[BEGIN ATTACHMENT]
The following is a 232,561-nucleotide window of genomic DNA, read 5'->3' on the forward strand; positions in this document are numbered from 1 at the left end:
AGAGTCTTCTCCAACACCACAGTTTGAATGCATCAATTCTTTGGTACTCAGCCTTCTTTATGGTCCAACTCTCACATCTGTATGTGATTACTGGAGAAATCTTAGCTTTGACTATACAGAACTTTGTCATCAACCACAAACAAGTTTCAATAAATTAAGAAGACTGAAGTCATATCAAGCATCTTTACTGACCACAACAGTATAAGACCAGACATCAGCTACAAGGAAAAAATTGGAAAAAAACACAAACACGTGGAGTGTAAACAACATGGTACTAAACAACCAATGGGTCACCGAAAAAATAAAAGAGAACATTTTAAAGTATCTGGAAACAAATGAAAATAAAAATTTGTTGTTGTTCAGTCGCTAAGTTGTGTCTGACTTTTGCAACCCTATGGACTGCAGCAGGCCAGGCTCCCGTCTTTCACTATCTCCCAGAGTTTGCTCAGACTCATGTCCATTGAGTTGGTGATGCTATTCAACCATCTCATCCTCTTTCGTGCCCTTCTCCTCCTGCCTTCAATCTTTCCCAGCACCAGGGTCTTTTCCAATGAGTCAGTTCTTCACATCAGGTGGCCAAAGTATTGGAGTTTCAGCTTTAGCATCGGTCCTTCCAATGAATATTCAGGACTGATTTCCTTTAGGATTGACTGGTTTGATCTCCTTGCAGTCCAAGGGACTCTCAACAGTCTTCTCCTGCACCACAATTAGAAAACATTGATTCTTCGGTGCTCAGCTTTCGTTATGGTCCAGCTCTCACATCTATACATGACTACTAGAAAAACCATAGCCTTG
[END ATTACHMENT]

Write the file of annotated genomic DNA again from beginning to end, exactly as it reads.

The following is a 232,561-nucleotide window of genomic DNA, read 5'->3' on the forward strand; positions in this document are numbered from 1 at the left end:
AGAGTCTTCTCCAACACCACAGTTTGAATGCATCAATTCTTTGGTACTCAGCCTTCTTTATGGTCCAACTCTCACATCTGTATGTGATTACTGGAGAAATCTTAGCTTTGACTATACAGAACTTTGTCATCAACCACAAACAAGTTTCAATAAATTAAGAAGACTGAAGTCATATCAAGCATCTTTACTGACCACAACAGTATAAGACCAGACATCAGCTACAAGGAAAAAATTGGAAAAAAACACAAACACGTGGAGTGTAAACAACATGGTACTAAACAACCAATGGGTCACCGAAAAAATAAAAGAGAACATTTTAAAGTATCTGGAAACAAATGAAAATAAAAATTTGTTGTTGTTCAGTCGCTAAGTTGTGTCTGACTTTTGCAACCCTATGGACTGCAGCAGGCCAGGCTCCCGTCTTTCACTATCTCCCAGAGTTTGCTCAGACTCATGTCCATTGAGTTGGTGATGCTATTCAACCATCTCATCCTCTTTCGTGCCCTTCTCCTCCTGCCTTCAATCTTTCCCAGCACCAGGGTCTTTTCCAATGAGTCAGTTCTTCACATCAGGTGGCCAAAGTATTGGAGTTTCAGCTTTAGCATCGGTCCTTCCAATGAATATTCAGGACTGATTTCCTTTAGGATTGACTGGTTTGATCTCCTTGCAGTCCAAGGGACTCTCAACAGTCTTCTCCTGCACCACAATTAGAAAACATTGATTCTTCGGTGCTCAGCTTTCGTTATGGTCCAGCTCTCACATCTATACATGACTACTAGAAAAACCATAGCCTTG